As part of an overarching effort to elevate customers’ experience in the New York Metro area, McDonald’s has recently undertaken an initiative to transform 100 restaurants in the region with new technology, service and design concepts.
The brand’s new customer experience, which has appeared in five prototype restaurants in New York City and target markets across the country, integrates initiatives around McDonald’s menu customization, brand and digital technology.
The key components of the new restaurant environment – design, menu customization and technology – are the result of customer-led innovation efforts to align the brand with evolving tastes and preferences. McDonald’s new experience elevates the brand’s best attributes – great food, excellent service and a friendly environment – to appeal to evolving customer expectations.
Per an article from Queen’s Tribune’s James Farrell:
As part of the popular fast-food franchise’s efforts to modernize and introduce new elements to its traditional style, a number of changes recently came to a Queens Village McDonald’s, at the corner of Hillside and Springfield avenues. Back in August, it was one of the first locations in Queens to undergo the fast-food revolution, which McDonald’s has called its “Experience of the Future” campaign. Since then, a number of other Queens McDonald’s restaurants have followed suit, as the new features spread across the country.
Paul Hendel, the owner/operator of 22 McDonald’s spots, including the Queens Village location, explained that the restaurant has a different feel than it used to, where diners came in, ordered from a cashier and waited in line for their food to be delivered on a tray. The Experience of the Future features self-serve kiosks, signature crafted and customizable burgers and sandwiches, and table service, as well as a more lounge-like seating area and a more upscale food presentation.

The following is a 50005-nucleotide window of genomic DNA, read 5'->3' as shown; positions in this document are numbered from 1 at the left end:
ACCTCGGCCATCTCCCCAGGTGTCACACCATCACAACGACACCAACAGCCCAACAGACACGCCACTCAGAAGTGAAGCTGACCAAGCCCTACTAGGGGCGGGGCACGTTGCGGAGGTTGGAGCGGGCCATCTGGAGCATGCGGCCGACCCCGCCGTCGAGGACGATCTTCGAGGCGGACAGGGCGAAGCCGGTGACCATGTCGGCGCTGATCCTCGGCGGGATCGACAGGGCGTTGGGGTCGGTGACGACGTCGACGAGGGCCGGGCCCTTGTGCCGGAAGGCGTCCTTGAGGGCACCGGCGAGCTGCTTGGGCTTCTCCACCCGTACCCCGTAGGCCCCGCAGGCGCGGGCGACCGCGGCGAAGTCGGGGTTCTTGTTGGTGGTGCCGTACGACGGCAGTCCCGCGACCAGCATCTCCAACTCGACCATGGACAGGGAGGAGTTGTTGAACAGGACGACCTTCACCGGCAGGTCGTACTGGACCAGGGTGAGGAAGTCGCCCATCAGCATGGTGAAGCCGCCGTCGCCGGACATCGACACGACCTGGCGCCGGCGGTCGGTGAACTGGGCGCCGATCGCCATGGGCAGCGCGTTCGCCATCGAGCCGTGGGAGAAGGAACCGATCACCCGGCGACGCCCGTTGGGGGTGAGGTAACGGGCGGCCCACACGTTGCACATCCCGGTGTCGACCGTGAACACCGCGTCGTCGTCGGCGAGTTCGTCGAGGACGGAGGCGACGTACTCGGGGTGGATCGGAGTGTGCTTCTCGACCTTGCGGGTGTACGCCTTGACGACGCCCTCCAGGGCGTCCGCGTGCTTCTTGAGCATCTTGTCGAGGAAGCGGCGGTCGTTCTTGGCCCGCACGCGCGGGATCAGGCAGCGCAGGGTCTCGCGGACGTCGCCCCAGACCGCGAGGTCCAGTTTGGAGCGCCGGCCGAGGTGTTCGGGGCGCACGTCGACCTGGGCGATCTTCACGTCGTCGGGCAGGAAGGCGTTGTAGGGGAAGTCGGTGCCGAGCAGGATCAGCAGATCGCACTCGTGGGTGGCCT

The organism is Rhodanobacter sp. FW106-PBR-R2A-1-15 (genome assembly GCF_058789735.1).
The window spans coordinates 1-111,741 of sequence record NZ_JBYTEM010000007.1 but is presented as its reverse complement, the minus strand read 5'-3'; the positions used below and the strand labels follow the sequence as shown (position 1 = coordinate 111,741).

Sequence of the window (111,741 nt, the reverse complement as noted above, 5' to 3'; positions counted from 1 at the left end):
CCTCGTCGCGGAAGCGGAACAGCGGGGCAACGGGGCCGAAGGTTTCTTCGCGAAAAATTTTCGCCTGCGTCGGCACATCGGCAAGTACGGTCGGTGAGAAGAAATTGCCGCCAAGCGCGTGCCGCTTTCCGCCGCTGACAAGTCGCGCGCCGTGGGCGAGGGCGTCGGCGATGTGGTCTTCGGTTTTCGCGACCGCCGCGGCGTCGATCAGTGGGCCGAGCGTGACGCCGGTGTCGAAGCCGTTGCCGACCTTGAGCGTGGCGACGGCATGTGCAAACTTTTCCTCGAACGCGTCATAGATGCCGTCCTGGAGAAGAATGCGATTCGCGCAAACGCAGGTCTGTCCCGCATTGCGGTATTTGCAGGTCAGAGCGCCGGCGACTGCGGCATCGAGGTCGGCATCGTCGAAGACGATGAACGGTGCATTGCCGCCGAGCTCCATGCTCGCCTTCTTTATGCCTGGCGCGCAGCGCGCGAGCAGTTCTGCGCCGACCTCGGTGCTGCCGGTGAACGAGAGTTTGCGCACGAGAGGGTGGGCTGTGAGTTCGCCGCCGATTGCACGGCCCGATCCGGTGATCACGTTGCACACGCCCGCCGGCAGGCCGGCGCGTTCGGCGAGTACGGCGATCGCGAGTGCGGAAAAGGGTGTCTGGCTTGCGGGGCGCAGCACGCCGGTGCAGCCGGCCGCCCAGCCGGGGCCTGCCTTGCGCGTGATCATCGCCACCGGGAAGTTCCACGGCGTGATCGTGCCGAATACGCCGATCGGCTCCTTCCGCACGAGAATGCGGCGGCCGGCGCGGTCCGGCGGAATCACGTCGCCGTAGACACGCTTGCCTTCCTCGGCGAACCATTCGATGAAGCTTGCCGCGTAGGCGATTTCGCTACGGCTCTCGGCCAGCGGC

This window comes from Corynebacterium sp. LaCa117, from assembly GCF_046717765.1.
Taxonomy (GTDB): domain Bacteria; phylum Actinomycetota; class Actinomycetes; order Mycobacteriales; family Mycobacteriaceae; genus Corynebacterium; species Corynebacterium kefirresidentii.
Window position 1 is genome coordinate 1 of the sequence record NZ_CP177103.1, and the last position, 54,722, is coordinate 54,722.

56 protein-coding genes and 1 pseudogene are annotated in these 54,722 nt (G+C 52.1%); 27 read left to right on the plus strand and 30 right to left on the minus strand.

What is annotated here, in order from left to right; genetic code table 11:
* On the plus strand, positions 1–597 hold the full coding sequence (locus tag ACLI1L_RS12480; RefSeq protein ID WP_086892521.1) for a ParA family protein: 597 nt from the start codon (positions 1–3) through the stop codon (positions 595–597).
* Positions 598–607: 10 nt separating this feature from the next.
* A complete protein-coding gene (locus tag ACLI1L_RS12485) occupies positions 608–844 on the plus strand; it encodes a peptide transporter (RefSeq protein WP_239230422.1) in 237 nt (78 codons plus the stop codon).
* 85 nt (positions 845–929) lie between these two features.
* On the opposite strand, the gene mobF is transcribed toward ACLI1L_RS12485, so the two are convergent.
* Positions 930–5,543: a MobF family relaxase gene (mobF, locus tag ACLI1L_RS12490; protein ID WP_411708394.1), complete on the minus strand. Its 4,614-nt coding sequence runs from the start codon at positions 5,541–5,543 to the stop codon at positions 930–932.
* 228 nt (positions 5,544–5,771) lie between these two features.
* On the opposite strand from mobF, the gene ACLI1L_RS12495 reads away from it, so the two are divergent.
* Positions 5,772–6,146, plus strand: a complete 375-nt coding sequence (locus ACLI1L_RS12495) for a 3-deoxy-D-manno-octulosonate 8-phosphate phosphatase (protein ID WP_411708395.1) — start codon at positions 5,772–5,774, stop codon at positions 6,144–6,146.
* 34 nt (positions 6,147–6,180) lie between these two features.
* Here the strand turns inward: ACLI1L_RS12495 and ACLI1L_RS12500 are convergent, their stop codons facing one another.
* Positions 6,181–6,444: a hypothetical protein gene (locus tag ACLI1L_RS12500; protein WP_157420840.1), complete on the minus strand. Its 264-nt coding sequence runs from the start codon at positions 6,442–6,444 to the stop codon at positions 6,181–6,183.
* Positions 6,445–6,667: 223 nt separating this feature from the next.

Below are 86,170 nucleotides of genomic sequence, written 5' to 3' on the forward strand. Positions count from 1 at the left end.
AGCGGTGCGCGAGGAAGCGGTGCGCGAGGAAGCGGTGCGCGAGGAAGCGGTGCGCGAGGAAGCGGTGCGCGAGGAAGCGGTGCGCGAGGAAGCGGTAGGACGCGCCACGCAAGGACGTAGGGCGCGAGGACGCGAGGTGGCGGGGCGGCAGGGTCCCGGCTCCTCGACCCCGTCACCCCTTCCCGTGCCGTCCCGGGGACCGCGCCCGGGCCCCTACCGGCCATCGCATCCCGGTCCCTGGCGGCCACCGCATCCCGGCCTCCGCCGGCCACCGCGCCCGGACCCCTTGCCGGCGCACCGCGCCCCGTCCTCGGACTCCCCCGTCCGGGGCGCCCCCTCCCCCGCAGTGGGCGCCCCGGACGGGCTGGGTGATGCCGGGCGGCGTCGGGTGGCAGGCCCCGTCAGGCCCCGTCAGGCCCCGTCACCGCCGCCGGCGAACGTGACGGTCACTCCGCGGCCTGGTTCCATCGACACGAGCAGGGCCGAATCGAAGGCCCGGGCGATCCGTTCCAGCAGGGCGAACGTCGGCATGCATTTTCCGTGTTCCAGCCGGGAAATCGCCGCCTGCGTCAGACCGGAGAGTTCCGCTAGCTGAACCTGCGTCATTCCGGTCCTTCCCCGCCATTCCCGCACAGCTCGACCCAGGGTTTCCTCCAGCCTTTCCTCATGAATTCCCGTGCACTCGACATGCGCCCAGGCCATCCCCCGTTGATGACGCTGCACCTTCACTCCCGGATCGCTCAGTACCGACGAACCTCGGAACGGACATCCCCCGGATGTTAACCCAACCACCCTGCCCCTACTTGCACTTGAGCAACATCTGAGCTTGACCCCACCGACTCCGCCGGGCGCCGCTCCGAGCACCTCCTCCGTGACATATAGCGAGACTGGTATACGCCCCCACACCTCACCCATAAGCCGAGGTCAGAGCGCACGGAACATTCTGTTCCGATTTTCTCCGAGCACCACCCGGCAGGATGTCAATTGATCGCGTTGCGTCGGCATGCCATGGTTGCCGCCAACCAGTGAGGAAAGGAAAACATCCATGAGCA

“We call the person that helps assist people in the lobby with the kiosks ‘the concierge,’” he said. “We have servers. Those are new terms in McDonald’s. I started when I was 16 years old, it was order taker, grill person, fry person.”
It’s really incredible where we were 40 years ago in this business and where we are now,” he added.
In the new system, a worker stationed near the kiosk walks users through the steps on the kiosk’s screen. Ordering a burger takes you through several steps, where you can pick creative options for toppings like pico de gallo and guacamole. You pick up a small locator device and go to your seat. Within 10 minutes, a server brings the food out on the classic McDonald’s tray, but in more modern-looking baskets, more evocative of a sit-down restaurant.
The full article can be found here.
Further coverage can be found below: